You can try to reduce Matt Inman's (Oatmeal) style to "line art, blobs for humans, vivid colours, absurdist face expressions, comic" etc, and spend ages explaining to an AI to steal the style, and it wouldn't get it probably, but just slapping "in style of Oatmeal" would probably get you very close.

Similar for xkcd, Oglaf, specific anime styles, concept artists (often time this is what gets them hired). They all have a flavour of style that's unique to them even if they use similar approaches and techniques. All manga or anime is in the similar vein of line art, but Miyazaki Hayao is indisputably Hayao; any fan of anime will recognise his style immediately. If this weren't true, nobody would be putting "in style of X", they'd just be saying "{generic technique}" instead.

Listing the individual composition of technique won't really get you close to how they work, but saying "in style of X" gets you crazy close.

You bring up a bunch of dead and famous artists, but ignore the fact that their styles can only be mimiced because they were studied. And they can only be mimced by someone with enough knowledge the theory behind the techniques composed to achieve the style, and the skills they spent years building to to execute it.

> You want others to take responsibility for your actions?

No, but the problem is that currently nobody is being held responsible. Not the model devs for using works without consent, nor the actors benefitting from it. For example, Fiverr is currently flooded with AI scam artists who get away with saying "in style of X" without even having a basic comprehension or intuition what that style is composed off, much less be able to describe the style intelligently. Everyone's turning a blind eye, artists are protesting, and people there's people saying "yes, this is the way it's meant to be".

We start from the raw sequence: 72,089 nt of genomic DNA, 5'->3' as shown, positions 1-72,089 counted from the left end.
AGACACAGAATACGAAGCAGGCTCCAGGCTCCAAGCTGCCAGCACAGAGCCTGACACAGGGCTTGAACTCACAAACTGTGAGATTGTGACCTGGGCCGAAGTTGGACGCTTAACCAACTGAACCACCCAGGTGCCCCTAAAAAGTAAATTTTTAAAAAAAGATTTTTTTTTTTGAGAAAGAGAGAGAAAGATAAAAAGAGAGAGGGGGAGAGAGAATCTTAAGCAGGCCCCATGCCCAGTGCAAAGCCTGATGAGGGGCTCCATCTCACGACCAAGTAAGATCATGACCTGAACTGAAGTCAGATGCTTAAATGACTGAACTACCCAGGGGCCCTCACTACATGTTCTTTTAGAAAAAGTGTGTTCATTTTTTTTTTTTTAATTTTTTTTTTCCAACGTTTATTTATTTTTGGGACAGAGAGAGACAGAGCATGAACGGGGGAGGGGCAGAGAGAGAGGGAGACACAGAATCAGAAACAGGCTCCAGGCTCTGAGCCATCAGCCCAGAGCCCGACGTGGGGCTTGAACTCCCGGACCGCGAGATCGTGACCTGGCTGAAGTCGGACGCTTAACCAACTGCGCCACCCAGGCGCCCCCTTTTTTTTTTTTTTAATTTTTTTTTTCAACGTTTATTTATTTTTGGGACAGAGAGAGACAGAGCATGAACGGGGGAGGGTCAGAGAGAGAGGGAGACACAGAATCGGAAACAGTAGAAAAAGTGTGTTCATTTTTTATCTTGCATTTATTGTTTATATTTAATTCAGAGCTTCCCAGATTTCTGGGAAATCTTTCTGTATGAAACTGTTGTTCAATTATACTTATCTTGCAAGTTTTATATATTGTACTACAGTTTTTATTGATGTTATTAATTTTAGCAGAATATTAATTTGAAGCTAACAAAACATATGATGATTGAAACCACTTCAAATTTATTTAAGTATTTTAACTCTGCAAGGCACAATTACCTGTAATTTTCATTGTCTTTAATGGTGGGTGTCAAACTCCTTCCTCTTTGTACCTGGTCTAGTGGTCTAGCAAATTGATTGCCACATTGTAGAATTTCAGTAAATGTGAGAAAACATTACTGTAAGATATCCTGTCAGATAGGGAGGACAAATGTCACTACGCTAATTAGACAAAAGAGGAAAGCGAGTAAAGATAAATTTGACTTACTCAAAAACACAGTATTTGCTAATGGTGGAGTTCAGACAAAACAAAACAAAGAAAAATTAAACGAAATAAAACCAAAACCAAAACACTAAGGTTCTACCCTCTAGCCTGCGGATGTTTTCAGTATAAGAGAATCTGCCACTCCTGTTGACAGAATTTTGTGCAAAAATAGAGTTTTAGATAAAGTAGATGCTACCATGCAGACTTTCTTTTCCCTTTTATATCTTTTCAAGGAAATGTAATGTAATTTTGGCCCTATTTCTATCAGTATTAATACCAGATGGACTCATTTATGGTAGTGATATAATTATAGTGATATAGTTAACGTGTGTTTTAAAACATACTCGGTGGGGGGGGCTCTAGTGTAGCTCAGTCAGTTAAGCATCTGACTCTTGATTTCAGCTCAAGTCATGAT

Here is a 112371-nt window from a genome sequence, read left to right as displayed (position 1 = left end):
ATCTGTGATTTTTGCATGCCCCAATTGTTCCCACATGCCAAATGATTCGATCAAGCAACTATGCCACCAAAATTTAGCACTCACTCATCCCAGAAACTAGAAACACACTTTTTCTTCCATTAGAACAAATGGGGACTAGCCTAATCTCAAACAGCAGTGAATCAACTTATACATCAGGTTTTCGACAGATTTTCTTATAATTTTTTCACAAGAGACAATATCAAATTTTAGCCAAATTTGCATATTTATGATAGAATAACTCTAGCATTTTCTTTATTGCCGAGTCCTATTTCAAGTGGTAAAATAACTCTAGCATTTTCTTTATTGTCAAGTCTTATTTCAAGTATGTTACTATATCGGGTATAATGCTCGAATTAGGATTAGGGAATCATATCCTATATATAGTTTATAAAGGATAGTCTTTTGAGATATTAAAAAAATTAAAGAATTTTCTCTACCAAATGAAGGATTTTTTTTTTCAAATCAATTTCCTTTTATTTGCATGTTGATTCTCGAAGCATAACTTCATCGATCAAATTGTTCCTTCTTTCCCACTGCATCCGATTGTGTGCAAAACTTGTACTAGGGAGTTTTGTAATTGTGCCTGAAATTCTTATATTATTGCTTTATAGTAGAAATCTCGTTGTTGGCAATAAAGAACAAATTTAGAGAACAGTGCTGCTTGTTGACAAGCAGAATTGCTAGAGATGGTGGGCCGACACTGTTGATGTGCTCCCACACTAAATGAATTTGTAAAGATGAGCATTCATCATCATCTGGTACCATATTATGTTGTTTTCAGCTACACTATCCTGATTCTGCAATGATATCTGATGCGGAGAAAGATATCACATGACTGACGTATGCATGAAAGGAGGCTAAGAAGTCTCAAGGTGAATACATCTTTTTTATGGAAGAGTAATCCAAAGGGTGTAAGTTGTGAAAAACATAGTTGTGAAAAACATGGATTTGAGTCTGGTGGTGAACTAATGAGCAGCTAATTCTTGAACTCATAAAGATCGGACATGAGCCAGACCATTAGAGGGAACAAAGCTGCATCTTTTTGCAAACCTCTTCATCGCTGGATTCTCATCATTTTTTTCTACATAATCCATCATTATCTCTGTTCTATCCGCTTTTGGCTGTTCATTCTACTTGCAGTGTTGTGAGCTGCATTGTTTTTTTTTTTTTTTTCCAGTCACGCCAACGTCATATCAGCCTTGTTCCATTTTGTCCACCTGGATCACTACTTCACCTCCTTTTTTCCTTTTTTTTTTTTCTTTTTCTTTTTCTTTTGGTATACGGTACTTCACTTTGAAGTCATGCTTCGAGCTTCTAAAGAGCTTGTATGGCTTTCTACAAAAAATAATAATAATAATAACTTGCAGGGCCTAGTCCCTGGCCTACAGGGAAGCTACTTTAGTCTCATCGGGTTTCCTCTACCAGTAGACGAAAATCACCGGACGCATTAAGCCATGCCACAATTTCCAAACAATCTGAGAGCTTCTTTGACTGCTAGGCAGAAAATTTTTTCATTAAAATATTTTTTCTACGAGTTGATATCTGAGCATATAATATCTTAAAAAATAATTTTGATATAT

You can't expect everyone to have the same moral standards as you do. If it's you create a tool and put it into the world, people will use/abuse it. That's just the way it is.

Who should be responsible? Like I agree with you that the profiteers abusing this "in style of X" are much worse and bigger assholes than the people developing the models, but nonconsensual use of someone else's work without their consent, or without any way to prevent abuse of that content (eg by properly anonymising the training data, at the very least) is also bad. The devs didn't even pay a one-time fee to the artists to use their work; which is IMO the rock bottom expectations of decency. They just paid to get the training set, which was probably collated through some scummy ToS loophole.

So they're eating the market of someone who spent a lot of time developing a unique style. Can these artists use the tools? Yeah, and I hope they do, but I still think it's a bit ludicrous how easy it is for me (or anyone else) to mimic a style someone spent years building, with a few words. And that's "thanks" to that artist trying to build a name for themselves. So the clout the artist tried to build is literally coming to bite them in the ass. Not to mention the fact their good will of sharing artwork with the internet is also coming to bite them in the ass too.

It's crazy to me people are being so incredibly flippant about the livelihood, careers and lives of other people.

Anyway. I'm happy to agree to disagree with you on this. It's an incredibly complex subject, and I wish people weren't so dismissive of... Well, other people. And if you feel like you aren't: you are; you're just oblivious to it.